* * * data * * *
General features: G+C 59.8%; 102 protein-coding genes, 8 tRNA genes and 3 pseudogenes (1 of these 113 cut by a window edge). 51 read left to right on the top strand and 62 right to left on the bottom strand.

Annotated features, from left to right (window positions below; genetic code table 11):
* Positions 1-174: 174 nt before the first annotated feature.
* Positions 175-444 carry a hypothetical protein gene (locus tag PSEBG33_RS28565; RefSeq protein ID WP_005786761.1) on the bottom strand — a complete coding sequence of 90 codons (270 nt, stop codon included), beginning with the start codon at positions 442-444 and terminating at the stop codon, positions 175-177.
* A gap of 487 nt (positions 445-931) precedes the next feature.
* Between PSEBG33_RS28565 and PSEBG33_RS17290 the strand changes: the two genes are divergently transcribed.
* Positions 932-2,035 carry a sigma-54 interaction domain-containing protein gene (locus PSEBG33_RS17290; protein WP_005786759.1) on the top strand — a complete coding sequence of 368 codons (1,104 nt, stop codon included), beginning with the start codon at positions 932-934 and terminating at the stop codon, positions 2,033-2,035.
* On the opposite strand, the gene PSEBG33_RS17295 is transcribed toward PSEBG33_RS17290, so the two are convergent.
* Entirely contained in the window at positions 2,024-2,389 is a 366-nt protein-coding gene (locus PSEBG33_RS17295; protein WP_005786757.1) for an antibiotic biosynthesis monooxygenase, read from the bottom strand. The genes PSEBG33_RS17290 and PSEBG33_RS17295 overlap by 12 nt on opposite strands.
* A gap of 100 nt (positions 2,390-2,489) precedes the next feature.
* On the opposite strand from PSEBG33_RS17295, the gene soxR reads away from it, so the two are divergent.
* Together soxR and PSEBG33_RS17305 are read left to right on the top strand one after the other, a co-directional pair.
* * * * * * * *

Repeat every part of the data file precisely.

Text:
General features: G+C 59.8%; 102 protein-coding genes, 8 tRNA genes and 3 pseudogenes (1 of these 113 cut by a window edge). 51 read left to right on the top strand and 62 right to left on the bottom strand.

Annotated features, from left to right (window positions below; genetic code table 11):
* Positions 1-174: 174 nt before the first annotated feature.
* Positions 175-444 carry a hypothetical protein gene (locus tag PSEBG33_RS28565; RefSeq protein ID WP_005786761.1) on the bottom strand — a complete coding sequence of 90 codons (270 nt, stop codon included), beginning with the start codon at positions 442-444 and terminating at the stop codon, positions 175-177.
* A gap of 487 nt (positions 445-931) precedes the next feature.
* Between PSEBG33_RS28565 and PSEBG33_RS17290 the strand changes: the two genes are divergently transcribed.
* Positions 932-2,035 carry a sigma-54 interaction domain-containing protein gene (locus PSEBG33_RS17290; protein WP_005786759.1) on the top strand — a complete coding sequence of 368 codons (1,104 nt, stop codon included), beginning with the start codon at positions 932-934 and terminating at the stop codon, positions 2,033-2,035.
* On the opposite strand, the gene PSEBG33_RS17295 is transcribed toward PSEBG33_RS17290, so the two are convergent.
* Entirely contained in the window at positions 2,024-2,389 is a 366-nt protein-coding gene (locus PSEBG33_RS17295; protein WP_005786757.1) for an antibiotic biosynthesis monooxygenase, read from the bottom strand. The genes PSEBG33_RS17290 and PSEBG33_RS17295 overlap by 12 nt on opposite strands.
* A gap of 100 nt (positions 2,390-2,489) precedes the next feature.
* On the opposite strand from PSEBG33_RS17295, the gene soxR reads away from it, so the two are divergent.
* Together soxR and PSEBG33_RS17305 are read left to right on the top strand one after the other, a co-directional pair.